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That way my mom can move on, find someone else, despite having sworn she'd only marry God."

That way my mom can move on, find someone else, though she swore she'd only marry God."

That way my mom can move on, find someone else, even though she swore she'd only marry God."

Which is the correct option? Or at least the one that sounds most natural/less formal?

2 Answers 2

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The first one is correct.

You have to phrase the others like this:

That way my mom can move on, find someone else, (even) though she swore she'd only marry God."

EDIT: If you're trying to decide which one sounds the least formal, I'd say go with the third one.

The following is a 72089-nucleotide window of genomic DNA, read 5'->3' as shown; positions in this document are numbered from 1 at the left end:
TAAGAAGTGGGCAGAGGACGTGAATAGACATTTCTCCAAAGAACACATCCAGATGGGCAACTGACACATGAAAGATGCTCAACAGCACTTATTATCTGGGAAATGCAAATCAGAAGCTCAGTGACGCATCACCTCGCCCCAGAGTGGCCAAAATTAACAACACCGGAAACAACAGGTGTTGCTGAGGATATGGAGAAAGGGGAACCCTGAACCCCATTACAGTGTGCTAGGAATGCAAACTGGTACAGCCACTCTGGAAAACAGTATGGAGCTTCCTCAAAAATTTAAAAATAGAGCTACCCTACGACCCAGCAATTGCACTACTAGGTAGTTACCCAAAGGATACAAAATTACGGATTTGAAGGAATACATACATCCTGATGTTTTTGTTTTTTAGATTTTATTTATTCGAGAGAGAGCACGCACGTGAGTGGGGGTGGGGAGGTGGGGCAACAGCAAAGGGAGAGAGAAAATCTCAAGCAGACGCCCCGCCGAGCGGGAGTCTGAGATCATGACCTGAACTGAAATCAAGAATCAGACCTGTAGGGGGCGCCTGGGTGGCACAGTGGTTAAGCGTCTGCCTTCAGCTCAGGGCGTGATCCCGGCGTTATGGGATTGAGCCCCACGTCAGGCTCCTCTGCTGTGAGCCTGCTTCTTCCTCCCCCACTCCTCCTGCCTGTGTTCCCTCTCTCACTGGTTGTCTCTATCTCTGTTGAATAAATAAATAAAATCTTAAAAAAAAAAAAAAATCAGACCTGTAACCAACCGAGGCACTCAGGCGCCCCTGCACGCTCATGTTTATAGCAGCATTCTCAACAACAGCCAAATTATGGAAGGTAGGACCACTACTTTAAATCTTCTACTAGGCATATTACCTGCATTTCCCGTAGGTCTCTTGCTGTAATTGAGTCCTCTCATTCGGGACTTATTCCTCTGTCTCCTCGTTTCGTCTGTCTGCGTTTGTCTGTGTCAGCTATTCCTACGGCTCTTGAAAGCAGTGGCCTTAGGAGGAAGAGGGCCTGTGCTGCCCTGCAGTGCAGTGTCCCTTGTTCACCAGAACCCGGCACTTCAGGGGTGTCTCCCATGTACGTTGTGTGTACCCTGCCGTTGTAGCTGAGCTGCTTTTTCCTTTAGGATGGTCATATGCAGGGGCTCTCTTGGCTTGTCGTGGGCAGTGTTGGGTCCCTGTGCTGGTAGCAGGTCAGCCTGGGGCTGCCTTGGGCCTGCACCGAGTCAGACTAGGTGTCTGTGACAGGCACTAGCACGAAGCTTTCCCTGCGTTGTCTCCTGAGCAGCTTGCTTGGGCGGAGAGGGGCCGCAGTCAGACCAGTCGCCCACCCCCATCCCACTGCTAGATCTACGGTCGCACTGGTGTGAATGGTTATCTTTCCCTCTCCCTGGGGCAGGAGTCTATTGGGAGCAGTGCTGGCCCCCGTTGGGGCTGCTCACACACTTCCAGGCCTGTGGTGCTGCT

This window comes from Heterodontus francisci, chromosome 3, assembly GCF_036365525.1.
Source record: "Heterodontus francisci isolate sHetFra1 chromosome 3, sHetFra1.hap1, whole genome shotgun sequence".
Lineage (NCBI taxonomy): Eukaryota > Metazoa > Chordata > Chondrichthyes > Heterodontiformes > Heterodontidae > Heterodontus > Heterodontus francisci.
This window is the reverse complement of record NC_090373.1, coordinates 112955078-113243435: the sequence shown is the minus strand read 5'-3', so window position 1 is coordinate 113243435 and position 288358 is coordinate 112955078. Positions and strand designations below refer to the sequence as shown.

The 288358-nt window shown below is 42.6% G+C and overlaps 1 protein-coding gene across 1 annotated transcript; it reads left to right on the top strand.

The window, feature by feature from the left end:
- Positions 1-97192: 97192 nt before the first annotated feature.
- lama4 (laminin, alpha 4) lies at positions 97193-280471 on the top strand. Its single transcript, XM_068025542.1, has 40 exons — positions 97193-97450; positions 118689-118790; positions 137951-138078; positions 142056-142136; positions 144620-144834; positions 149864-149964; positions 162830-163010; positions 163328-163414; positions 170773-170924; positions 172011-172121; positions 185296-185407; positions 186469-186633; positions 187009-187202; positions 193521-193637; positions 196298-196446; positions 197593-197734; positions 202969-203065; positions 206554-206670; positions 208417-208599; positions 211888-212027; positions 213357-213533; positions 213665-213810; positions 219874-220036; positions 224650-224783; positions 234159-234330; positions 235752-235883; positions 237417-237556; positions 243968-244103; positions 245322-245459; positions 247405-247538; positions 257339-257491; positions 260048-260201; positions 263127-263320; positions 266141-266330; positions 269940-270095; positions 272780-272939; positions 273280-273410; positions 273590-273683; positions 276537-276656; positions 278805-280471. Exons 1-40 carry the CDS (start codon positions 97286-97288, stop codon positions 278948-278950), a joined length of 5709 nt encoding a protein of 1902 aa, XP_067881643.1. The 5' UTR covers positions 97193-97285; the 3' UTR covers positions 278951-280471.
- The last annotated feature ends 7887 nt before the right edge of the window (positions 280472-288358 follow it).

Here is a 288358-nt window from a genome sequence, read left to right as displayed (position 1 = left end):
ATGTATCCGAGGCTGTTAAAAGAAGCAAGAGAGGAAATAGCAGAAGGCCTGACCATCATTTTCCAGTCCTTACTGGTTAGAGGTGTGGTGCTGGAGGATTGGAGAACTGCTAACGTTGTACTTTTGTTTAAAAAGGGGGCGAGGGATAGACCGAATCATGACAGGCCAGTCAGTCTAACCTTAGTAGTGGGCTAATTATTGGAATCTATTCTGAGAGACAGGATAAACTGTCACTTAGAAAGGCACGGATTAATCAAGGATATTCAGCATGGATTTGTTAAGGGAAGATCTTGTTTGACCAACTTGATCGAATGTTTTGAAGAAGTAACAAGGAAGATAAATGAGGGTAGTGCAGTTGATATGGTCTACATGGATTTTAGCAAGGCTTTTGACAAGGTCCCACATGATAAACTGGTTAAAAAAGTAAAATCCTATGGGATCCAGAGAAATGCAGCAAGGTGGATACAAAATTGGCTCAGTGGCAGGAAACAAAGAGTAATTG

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  • Oh, yeah that's how I wrote it initially. I updated it in the aswer.
    – janoChen
    Apr 10, 2015 at 8:28
  • @janoChen: Despite sounds a bit more formal. I'd pick the 3rd one to sound natural.
    – Tushar Raj
    Apr 10, 2015 at 8:42
  • I see, the second one sounds weird?
    – janoChen
    Apr 10, 2015 at 8:45
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    @janoChen: Little bit, yeah.
    – Tushar Raj
    Apr 10, 2015 at 8:46
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If by correct you mean grammatical, then all three sentences are grammatical, although some might argue for inserting an and after move on,.

As for formality, my intuitive response on reading the sentences was that the despite variant is the most formal. This may be because the despite having + past participle seems less common than the (even) though + subject + past tense variant - as these two Ngrams show: sworn - said.

In terms of semantics, both the despite variant and the even though variant suggest to me a stronger contrast between what she swore and what she should now do.

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